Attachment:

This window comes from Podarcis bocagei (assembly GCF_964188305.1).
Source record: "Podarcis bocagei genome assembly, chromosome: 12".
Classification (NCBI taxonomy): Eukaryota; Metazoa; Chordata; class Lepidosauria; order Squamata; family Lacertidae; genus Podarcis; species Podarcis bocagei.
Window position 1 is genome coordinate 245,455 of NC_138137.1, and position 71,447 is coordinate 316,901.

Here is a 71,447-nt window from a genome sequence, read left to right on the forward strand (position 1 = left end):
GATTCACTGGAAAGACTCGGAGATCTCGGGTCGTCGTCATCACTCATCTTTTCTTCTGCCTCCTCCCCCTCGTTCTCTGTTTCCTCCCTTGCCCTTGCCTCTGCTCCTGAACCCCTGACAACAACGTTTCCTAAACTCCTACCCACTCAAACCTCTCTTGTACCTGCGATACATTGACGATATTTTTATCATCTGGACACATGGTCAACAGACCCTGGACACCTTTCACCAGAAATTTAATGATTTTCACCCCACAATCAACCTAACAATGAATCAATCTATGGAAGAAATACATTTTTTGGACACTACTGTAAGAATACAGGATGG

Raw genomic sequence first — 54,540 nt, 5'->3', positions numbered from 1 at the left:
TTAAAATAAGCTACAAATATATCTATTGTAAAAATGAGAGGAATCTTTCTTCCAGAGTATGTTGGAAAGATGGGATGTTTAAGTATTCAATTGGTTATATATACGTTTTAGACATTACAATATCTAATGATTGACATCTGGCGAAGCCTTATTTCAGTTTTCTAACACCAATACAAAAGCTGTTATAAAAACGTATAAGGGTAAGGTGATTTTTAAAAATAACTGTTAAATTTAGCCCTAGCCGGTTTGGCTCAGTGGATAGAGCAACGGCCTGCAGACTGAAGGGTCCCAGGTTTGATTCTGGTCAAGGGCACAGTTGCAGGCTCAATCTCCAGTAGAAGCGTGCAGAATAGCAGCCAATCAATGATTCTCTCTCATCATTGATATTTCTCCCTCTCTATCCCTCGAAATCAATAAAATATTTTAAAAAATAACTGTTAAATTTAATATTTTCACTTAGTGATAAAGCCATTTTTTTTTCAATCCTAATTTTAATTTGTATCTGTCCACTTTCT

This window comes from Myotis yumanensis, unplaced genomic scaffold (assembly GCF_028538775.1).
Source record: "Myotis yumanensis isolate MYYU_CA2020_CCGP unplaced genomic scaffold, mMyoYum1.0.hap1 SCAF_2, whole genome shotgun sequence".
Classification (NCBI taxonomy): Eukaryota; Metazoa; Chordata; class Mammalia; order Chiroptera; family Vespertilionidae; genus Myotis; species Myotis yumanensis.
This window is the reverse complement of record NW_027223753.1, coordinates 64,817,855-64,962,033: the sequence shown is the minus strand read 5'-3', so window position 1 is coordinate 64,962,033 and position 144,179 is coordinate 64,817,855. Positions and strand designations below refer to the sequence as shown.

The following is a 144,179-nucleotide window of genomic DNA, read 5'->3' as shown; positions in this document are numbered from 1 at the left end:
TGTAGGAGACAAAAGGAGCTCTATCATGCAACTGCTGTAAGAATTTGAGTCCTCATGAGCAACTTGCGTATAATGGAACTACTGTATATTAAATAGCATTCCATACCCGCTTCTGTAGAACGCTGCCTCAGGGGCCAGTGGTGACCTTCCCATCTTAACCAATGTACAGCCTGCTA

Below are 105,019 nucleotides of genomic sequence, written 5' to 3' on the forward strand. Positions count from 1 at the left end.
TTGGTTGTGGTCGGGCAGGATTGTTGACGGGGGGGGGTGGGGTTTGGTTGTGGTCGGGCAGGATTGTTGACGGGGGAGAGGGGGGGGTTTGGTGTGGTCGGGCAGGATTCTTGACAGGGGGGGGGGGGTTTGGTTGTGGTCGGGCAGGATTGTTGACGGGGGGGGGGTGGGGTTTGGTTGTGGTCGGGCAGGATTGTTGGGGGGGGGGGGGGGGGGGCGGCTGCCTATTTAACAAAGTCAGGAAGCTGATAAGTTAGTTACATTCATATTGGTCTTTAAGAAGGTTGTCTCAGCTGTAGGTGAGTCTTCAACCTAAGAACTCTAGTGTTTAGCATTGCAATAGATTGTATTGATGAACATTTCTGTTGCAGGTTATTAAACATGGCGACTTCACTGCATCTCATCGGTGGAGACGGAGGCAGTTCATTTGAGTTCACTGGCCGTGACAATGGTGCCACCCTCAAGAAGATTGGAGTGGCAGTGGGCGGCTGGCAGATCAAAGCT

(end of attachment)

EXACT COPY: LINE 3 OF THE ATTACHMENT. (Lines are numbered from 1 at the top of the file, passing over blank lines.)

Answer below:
Classification (NCBI taxonomy): Eukaryota; Metazoa; Chordata; class Lepidosauria; order Squamata; family Lacertidae; genus Podarcis; species Podarcis bocagei.